1. Limited time only! Sign up for a free 30min personal tutor trial with Chegg Tutors
    Dismiss Notice
Dismiss Notice
Join Physics Forums Today!
The friendliest, high quality science and math community on the planet! Everyone who loves science is here!

Heat loss due to Evaporation in a closed environment

  1. Aug 6, 2010 #1
    I am working on an incubator/shaker for laboratory use. I am trying to work out a temperature failure and repair it, but that is besides the point here. I was looking through the user manual to try to get some clues about the failure and I came across this:

    "Depending on various conditions within the chamber, such as flask placement and size, the heat produced by growing organisms, heat losses due to liquid evaporation from flasks, etc., the display temperature may differ from temperatures within the flasks themselves. "

    I was confused by the idea that there can be heat loss due to evaporation inside a closed environment where everything within this unit is set to the same temperature for hours at a time. The point of the incubation unit is to warm everything up to a set point and hold it there for a set period of time. If the water in the flasks and the air around it is at a uniform temperature (37c) it seems that the heat energy would not be lost due to evaporation but simply moved around the closed chamber. Am I missing something?

  2. jcsd
  3. Aug 6, 2010 #2
    I don't know much about incubation chambers, but probably the heat loss you described is the so called "latent heat": Some energy is needed during the phase transition from liquid to vapor. This energy is not lost, but it is given back when the vapor turns to liquid again. Did I answer the question?
  4. Aug 6, 2010 #3
    Thank you for your fast response.

    That does make sense, but it seems that there would not be an appreciable amount of heat loss in the rest of the fluid when the water changes states. This unit measures the temperature with a +/- .5 degree error margin, so the small amount of heat that is drawn away during the phase transition would be extremely small, therefore negligible. It seems like the only loss would be in fluid volume within the flask because the vapor would condense on the inside surface of the incubator and not return to the flask (the flasks are open to the chamber air).

    I guess my question is:

    Why would the manufacturer add the heat loss due to evaporation as a factor, if the effect is so negligible as to not really mater in the overall chamber temperature?
  5. Aug 6, 2010 #4
    As I told you, my little knowledge allows me to make hypothesis, nothing more. I imagine that you set a certain temperature, and a system of lamps/resistances together with a thermometer sets up a feedback mechanism that maintains that temperature... You say that in equilibrium conditions the temperature must be uniform, but maybe in presence of heat sources/wells this equilibrium is constantly disturbed, so that a gradient of temperature is always present, even if there's the feedback system. And it may happen that temperature measured in the location the thermometer is is different from that under an egg, for example. Every system has a certain relaxation time to reach equilibrium, and if the characteristic time of disturbances isn't long enough respect to the relaxation time, transient phenomena will occur.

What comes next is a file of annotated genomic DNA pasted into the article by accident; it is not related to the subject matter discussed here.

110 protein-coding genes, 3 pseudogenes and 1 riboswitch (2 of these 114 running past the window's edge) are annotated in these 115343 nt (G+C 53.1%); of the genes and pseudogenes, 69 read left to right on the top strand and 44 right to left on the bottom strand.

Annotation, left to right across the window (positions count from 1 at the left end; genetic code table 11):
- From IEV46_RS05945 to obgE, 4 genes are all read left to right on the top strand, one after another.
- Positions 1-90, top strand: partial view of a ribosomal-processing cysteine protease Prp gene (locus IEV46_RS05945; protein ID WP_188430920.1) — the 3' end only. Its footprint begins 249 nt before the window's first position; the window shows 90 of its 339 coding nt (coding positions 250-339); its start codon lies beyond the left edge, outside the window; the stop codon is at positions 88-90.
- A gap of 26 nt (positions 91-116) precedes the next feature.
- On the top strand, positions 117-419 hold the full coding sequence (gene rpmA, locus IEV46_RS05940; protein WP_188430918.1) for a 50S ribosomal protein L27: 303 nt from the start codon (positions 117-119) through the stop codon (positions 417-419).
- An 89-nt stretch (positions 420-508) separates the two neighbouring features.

Maybe I said a lot of stupidities... in that case I'm sorry.:uhh:
  6. Aug 6, 2010 #5
    That does make sense. I think also that with a full incubator, with several liquid filled containers all fluctuating slightly in temperature as the heaters cycle, will collectively remove heat from the rest of the liquid constantly. The vapor leaves the flasks and condenses on the cooler walls of the windows, so heat is not returned to the flasks. An incubator must be calibrated by measuring water temp inside the unit instead of just air temp. It is a slow process because of how slowly water absorbs and releases heat in comparison to air. The amount of heat lost by the transition to vapor is small and most likely doesn’t really matter, but the author must have wanted to sound like he had all his bases covered. I am going to have to just settle for that.

    Your responses were very interesting and well thought out. I appreciate your input. You did help to answer my question.

    thank you
Share this great discussion with others via Reddit, Google+, Twitter, or Facebook